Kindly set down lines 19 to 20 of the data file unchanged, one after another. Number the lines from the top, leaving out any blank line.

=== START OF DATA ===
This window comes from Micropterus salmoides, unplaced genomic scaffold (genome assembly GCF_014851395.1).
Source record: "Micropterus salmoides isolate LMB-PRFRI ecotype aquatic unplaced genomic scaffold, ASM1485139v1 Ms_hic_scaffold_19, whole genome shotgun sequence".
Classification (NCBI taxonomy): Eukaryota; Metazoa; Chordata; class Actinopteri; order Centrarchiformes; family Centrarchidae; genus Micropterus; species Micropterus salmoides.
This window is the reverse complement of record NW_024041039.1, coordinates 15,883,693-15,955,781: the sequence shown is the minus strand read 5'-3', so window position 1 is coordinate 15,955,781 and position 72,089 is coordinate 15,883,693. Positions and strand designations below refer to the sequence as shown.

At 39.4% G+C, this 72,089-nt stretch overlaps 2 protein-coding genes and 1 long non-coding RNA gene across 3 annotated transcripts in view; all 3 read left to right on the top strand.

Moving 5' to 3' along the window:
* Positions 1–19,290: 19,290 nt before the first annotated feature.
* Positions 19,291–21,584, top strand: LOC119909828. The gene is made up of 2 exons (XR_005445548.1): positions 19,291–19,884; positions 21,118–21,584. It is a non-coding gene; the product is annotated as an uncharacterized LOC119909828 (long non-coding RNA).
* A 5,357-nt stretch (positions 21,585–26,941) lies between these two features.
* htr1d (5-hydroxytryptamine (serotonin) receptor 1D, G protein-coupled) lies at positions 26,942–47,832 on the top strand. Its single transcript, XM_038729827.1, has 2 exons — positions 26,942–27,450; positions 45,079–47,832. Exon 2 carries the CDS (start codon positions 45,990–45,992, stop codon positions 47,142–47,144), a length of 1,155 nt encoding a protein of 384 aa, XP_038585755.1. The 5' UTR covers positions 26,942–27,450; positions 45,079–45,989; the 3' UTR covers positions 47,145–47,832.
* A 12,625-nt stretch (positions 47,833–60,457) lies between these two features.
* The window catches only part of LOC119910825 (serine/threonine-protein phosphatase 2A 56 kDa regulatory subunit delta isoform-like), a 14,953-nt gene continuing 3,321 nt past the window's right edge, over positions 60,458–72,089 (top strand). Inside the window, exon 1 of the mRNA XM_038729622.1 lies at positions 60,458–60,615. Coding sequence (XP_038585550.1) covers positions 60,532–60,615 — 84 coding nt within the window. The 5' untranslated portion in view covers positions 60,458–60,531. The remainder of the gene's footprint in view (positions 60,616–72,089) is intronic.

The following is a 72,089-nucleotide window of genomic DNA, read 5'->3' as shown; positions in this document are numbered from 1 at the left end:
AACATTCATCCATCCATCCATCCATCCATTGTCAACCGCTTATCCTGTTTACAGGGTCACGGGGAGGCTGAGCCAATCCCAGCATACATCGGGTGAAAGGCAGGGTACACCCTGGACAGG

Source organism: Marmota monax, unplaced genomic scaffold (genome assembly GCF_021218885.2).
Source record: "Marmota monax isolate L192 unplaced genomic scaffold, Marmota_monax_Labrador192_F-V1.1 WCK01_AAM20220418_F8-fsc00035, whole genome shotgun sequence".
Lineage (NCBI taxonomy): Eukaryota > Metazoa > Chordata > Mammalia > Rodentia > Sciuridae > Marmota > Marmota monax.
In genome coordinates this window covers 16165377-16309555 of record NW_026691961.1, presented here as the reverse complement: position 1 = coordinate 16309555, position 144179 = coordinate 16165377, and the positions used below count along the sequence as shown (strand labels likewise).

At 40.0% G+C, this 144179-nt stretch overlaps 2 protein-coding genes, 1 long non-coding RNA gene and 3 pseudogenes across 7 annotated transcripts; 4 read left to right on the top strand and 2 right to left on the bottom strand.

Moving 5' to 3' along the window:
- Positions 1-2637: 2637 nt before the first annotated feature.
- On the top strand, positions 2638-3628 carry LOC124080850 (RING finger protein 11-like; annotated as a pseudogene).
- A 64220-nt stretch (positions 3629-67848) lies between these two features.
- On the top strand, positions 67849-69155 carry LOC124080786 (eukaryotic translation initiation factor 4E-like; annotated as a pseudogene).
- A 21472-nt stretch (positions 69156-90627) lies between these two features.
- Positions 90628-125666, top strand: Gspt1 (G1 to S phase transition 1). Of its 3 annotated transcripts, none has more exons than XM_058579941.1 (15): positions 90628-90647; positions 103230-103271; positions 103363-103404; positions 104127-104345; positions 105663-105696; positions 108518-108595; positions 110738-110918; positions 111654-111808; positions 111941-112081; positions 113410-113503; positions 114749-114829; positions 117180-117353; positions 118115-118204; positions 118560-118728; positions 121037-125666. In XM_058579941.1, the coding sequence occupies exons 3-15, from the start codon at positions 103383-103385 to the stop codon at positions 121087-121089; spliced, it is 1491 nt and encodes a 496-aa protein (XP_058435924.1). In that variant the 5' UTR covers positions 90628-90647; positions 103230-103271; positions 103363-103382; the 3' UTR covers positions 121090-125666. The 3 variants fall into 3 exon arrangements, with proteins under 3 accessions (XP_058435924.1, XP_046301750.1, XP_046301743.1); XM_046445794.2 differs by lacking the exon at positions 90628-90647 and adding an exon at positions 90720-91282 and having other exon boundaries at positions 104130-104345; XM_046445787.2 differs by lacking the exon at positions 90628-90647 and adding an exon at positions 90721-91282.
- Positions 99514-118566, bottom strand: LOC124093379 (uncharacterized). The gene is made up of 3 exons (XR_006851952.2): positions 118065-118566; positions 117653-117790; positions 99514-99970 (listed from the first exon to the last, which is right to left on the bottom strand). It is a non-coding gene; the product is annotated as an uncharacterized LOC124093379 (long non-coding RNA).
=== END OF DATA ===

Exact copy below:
At 40.0% G+C, this 144179-nt stretch overlaps 2 protein-coding genes, 1 long non-coding RNA gene and 3 pseudogenes across 7 annotated transcripts; 4 read left to right on the top strand and 2 right to left on the bottom strand.

Moving 5' to 3' along the window: